January 12, 2018

Around 3.00 am I had the first of two consecutive bad dreams. I witnessed a televised broadcast of a devastating earthquake that was centred upon Hong Kong and extended into the South China Sea. It was appalling, both visually and audibly. So loud! The second dream occurred between 6.00 am and 7.00 am. I’d arrived at a sound workshop to give a presentation, sans power and line cables for the PA system. (A disaster on an entirely different scale.) Rarely do I have bad dreams. Let’s hope they weren’t prophecies.

9.00 am: New day; elegiac, like a naïve painting:

On with marking (again). I don’t want any student to consider themselves unable to develop into at least a passably competent writer, even if they’re far from being one presently. Some lack a basic knowledge of the rudiments of grammar.  (Are these even taught in secondary school these days?) Once they’re grasped, the student will be away. Others are ‘tongue-tied’ in writing: they don’t know what to think and, therefore, what to say; which is why they don’t know how to say it. And yet others don’t persevere.  The skill of casting one’s thoughts into the mould of words is darned hard to acquire. This practice will require practise if they’re going to improve. In other words, their problems are often localised and can be overcome, in most cases, by dint of understanding and effort over time.

Quite apart from being an extraordinary artist, Vincent van Gogh was an exemplary writer too. To my mind, he used words to evoke images, much in the same way as he did paint. Writing and painting were analogies one of the other. They were two expressions, two facilities, with a common core. These letters weren’t intended to be great literature; his objective in both art forms was to be clear, lucid, honest, lively, and engaging. But great literature they’ve become, thereby.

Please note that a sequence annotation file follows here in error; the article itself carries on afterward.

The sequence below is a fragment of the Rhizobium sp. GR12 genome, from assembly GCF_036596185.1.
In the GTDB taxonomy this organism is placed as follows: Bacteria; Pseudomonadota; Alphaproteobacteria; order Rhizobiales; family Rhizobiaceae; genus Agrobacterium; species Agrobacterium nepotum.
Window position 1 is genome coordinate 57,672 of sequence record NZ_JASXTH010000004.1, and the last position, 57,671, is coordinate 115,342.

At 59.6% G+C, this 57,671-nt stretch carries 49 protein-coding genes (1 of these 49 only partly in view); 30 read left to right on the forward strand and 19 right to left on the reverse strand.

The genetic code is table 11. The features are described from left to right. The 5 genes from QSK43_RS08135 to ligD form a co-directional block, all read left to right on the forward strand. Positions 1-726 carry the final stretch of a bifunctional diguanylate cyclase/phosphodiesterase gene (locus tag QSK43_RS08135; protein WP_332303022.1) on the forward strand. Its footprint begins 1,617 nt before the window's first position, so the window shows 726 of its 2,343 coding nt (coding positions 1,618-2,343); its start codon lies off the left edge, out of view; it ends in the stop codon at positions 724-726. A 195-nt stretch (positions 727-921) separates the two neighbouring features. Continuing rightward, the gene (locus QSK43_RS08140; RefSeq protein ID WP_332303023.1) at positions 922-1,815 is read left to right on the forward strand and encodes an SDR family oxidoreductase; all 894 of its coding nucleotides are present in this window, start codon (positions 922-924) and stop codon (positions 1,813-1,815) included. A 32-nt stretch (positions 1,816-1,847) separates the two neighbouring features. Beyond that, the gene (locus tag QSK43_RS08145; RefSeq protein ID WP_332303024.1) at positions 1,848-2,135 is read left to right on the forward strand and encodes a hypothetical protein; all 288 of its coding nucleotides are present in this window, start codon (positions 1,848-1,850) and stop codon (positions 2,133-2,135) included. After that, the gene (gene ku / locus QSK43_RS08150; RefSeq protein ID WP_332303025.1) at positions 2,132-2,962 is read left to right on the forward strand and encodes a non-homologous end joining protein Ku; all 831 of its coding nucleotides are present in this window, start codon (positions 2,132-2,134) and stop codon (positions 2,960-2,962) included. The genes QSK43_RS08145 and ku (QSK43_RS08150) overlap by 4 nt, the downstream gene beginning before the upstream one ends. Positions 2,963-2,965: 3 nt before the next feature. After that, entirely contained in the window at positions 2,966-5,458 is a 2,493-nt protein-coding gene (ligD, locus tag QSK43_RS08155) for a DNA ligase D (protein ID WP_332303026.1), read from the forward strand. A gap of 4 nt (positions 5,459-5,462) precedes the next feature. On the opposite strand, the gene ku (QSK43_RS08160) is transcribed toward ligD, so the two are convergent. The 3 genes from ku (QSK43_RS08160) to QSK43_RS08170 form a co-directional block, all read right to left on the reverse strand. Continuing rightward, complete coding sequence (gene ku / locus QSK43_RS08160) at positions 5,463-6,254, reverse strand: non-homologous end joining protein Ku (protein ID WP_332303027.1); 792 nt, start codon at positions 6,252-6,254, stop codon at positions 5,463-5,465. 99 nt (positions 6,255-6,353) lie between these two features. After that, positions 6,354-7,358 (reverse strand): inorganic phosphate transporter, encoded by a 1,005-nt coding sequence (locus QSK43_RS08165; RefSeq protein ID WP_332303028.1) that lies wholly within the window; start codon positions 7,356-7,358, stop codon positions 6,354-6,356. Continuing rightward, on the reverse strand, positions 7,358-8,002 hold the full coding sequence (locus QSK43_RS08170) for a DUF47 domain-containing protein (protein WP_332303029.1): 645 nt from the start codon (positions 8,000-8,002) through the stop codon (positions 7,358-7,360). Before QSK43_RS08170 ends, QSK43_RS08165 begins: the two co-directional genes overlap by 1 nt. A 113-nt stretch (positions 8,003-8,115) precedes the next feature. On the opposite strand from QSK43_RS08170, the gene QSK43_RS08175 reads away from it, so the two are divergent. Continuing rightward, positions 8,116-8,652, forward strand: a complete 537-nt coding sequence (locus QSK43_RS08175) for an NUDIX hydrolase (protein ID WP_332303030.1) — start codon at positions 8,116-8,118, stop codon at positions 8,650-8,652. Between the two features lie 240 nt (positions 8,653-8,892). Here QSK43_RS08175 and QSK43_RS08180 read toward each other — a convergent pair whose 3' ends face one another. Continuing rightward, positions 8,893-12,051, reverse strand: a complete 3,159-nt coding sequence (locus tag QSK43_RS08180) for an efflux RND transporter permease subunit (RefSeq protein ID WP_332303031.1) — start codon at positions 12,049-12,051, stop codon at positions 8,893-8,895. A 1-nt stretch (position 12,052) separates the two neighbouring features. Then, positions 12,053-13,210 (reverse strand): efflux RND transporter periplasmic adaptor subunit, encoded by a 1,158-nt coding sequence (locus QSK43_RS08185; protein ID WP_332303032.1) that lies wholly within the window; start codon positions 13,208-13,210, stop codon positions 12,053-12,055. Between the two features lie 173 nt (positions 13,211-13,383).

Gardens in winter have a peculiarly consoling melancholy at this time of the year:

After lunch. In the background: Keith Jarrett, one of the greatest jazz piano improvisers of his generation, and a fine interpreter of J S Bach. In 1996, Jarrett developed ME (or Chronic Fatigue Syndrome, as they call it in the USA). It stopped his career. But he persevered, effectively recovering not only his passion for music but also an ability to perform at the highest level. We fight for love of what we hold most dear. For artists, creativity is close to their essence. Lose it, and the soul diminishes. Django Reinhardt is a particular inspiration to me in this respect. He lost two fingers on his left hand in a caravan fire. But that didn’t stop him from becoming one of the most important jazz guitarists of all time. ‘Where there’s a will …’, as they say.

‘Continue!’ I can see the bottom of the pile for papers, now.

During the evening session, I completed the final Exhibition Report submission and began writing my intercessions for the Sunday morning service of Holy Communion.

Some ruminations from within the spaces between words:

  • The past is ever before us.
  • When something enriching suddenly and unexpectedly comes into your life and then, just as quickly, disappears, you’re left with is less than you had before it arrived.
  • Your success may defeat you one day.
  • A dairy is the story of a life. Not that the author will necessarily reveal everything through their writing. However, on occasions, what’s unsaid may be understood from what is said. ‘He who has ears to hear’.
  • We need love and friendship like bread and water. Without them we consume ourselves and wither like fallen leaves.
  • True sacrifice is made without any expectation of compensation. Sacrifice is not even its own reward. Its only return is the benefit that someone else will gain as a consequence.

 

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